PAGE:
54:21 Question from Suicideblonde Scheflo: Any hope of having option to stop group notices from spamming that group’s already opened chat window?

54:44 TF: Right now the behaviour is still the same.

54:56 EM: Your only option is to is to really disable group notices for that group.

55:03 Question from Adham DeCuir: What will be some positive things about server-side bake? Things that you are looking forward to?

JL: I am looking forward to never having to worry about whether I appear correctly to everybody else. Bake fail is a very real thing and I think every single person in Second Life has experienced bake fail at least once, and I would venture to say more likely one out of every ten times they’ve logged in they’ve got a bake fail. So … the whole reason for this re-write of code is to address the bake fail problem. So if things go well, and it works out the way Linden Lab expects and hopes it to work out, you won’t have to worry about whether you’re naked to somebody else while you look dressed to yourself. You shouldn’t have to worry about having two or three different outfits being worn when to you, you look fine, or you look broken to yourself but you look fine to everybody else. Bake fail has all these different variations, and that’s probably the biggest thing I’m looking forward to. Also the speed of having avatars render quick would be nice as well.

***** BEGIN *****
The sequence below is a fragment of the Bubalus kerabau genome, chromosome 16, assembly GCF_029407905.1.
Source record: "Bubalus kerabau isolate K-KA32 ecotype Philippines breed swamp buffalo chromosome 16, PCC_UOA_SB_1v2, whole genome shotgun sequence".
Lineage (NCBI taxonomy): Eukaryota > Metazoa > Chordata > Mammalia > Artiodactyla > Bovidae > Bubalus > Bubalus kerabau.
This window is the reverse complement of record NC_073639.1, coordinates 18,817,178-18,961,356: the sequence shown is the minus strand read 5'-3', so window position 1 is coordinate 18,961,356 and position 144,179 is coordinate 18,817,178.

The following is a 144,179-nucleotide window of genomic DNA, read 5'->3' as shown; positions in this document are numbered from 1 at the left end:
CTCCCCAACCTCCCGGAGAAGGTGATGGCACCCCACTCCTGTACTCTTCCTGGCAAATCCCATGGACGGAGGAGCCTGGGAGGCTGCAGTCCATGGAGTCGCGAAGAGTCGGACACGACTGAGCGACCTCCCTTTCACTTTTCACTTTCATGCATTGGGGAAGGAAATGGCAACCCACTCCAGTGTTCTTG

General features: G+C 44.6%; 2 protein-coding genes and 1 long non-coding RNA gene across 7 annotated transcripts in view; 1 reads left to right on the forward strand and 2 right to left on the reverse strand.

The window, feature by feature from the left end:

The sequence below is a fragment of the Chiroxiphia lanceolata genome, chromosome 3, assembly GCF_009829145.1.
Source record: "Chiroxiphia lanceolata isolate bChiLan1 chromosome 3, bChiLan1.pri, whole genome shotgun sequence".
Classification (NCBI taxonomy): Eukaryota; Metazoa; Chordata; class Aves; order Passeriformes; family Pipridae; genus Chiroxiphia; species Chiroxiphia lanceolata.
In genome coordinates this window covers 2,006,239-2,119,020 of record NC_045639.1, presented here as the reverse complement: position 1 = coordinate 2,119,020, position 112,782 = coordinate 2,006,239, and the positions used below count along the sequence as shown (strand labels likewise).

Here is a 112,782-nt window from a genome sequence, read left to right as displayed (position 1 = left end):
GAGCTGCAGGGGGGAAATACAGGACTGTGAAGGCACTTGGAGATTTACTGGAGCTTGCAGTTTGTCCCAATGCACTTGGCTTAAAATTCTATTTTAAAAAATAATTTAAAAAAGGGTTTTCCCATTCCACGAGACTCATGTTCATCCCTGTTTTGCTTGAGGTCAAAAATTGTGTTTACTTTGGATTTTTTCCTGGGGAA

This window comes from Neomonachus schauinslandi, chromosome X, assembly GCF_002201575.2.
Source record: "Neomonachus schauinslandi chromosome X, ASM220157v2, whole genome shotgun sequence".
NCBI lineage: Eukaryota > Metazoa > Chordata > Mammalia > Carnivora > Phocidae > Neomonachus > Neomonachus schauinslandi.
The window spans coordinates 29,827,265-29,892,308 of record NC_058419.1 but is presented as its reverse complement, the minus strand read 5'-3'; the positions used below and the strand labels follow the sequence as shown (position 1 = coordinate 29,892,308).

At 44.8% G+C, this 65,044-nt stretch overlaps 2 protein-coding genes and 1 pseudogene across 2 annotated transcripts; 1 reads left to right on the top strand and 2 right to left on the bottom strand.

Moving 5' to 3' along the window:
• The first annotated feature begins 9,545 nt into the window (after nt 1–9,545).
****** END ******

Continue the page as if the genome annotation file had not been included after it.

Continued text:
56:47 Question from Volmarrgoth Volmar: After this craziness has passed will there at some point be a 64-bit version of Firestorm?

JL: People have been asking for a 64-bit Linux because it is possible, people have been asking for a 64-bit Mac because it’s theoretically possible. I can say that both of those are in our long-term plans. We talked briefly about having an experimental option for people who want to live on the edge with 64-bit. So that’s a possibility, but we’ve got to get through this mess first, I think.

57:28 Techwolf Lupindo (TL): It is on my long “to-do” list, to get 64-bit builds out for Linux. I’ve been trying to do that for the last couple of years.

57:44 JL: And Tonya [Souther] wants to work on a Mac 64-bit as well. And … the next obvious question is “What about windows?” Well, that might be a different story; we have to look into that, but it’s far enough down the road it’s not even worth talking too much about yet other than to say we’d like to at some point.

58:08 Question from Nalates Urriah: Phoenix 1185 had shape export to OBJ file. Will that EVER come back to FS? It is the only free way to get shapes into Blender.

JL: That’s been requested a lot, and we’ve talked about it a few times. And it is absolutely on our list of things to do. Probably I would expect to have that within the next couple of releases of Firestorm. So it will come back.